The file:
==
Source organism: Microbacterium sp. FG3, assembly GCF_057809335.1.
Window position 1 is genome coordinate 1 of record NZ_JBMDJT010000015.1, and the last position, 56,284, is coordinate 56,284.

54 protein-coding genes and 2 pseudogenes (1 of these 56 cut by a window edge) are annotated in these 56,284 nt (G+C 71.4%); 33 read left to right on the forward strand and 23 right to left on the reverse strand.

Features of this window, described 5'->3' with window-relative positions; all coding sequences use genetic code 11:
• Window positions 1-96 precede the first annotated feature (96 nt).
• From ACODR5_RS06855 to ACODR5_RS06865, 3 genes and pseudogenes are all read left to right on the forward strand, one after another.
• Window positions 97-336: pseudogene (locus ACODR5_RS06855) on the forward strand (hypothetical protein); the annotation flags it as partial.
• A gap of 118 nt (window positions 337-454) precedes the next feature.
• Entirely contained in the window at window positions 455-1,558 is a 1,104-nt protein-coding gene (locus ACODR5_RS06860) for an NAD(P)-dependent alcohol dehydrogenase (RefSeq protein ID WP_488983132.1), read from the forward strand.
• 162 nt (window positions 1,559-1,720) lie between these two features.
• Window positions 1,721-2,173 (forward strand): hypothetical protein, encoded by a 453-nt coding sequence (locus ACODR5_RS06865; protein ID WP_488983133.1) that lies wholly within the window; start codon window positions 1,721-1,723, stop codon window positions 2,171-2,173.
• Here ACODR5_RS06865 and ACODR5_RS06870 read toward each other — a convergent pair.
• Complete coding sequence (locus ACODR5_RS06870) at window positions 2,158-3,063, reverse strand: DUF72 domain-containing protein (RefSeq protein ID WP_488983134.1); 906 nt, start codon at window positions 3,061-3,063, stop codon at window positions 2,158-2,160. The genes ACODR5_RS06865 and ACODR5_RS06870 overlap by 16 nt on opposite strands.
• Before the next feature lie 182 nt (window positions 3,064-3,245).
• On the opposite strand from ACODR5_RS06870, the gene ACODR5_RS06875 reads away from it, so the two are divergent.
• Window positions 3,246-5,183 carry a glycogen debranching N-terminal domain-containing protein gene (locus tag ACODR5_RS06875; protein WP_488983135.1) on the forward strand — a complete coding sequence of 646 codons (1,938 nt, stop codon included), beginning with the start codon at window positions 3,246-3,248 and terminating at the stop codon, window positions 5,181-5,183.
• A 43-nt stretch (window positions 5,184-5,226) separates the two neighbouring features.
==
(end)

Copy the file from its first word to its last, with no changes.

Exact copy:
Source organism: Microbacterium sp. FG3, assembly GCF_057809335.1.
Window position 1 is genome coordinate 1 of record NZ_JBMDJT010000015.1, and the last position, 56,284, is coordinate 56,284.

54 protein-coding genes and 2 pseudogenes (1 of these 56 cut by a window edge) are annotated in these 56,284 nt (G+C 71.4%); 33 read left to right on the forward strand and 23 right to left on the reverse strand.

Features of this window, described 5'->3' with window-relative positions; all coding sequences use genetic code 11:
• Window positions 1-96 precede the first annotated feature (96 nt).
• From ACODR5_RS06855 to ACODR5_RS06865, 3 genes and pseudogenes are all read left to right on the forward strand, one after another.
• Window positions 97-336: pseudogene (locus ACODR5_RS06855) on the forward strand (hypothetical protein); the annotation flags it as partial.
• A gap of 118 nt (window positions 337-454) precedes the next feature.
• Entirely contained in the window at window positions 455-1,558 is a 1,104-nt protein-coding gene (locus ACODR5_RS06860) for an NAD(P)-dependent alcohol dehydrogenase (RefSeq protein ID WP_488983132.1), read from the forward strand.
• 162 nt (window positions 1,559-1,720) lie between these two features.
• Window positions 1,721-2,173 (forward strand): hypothetical protein, encoded by a 453-nt coding sequence (locus ACODR5_RS06865; protein ID WP_488983133.1) that lies wholly within the window; start codon window positions 1,721-1,723, stop codon window positions 2,171-2,173.
• Here ACODR5_RS06865 and ACODR5_RS06870 read toward each other — a convergent pair.
• Complete coding sequence (locus ACODR5_RS06870) at window positions 2,158-3,063, reverse strand: DUF72 domain-containing protein (RefSeq protein ID WP_488983134.1); 906 nt, start codon at window positions 3,061-3,063, stop codon at window positions 2,158-2,160. The genes ACODR5_RS06865 and ACODR5_RS06870 overlap by 16 nt on opposite strands.
• Before the next feature lie 182 nt (window positions 3,064-3,245).
• On the opposite strand from ACODR5_RS06870, the gene ACODR5_RS06875 reads away from it, so the two are divergent.
• Window positions 3,246-5,183 carry a glycogen debranching N-terminal domain-containing protein gene (locus tag ACODR5_RS06875; protein WP_488983135.1) on the forward strand — a complete coding sequence of 646 codons (1,938 nt, stop codon included), beginning with the start codon at window positions 3,246-3,248 and terminating at the stop codon, window positions 5,181-5,183.
• A 43-nt stretch (window positions 5,184-5,226) separates the two neighbouring features.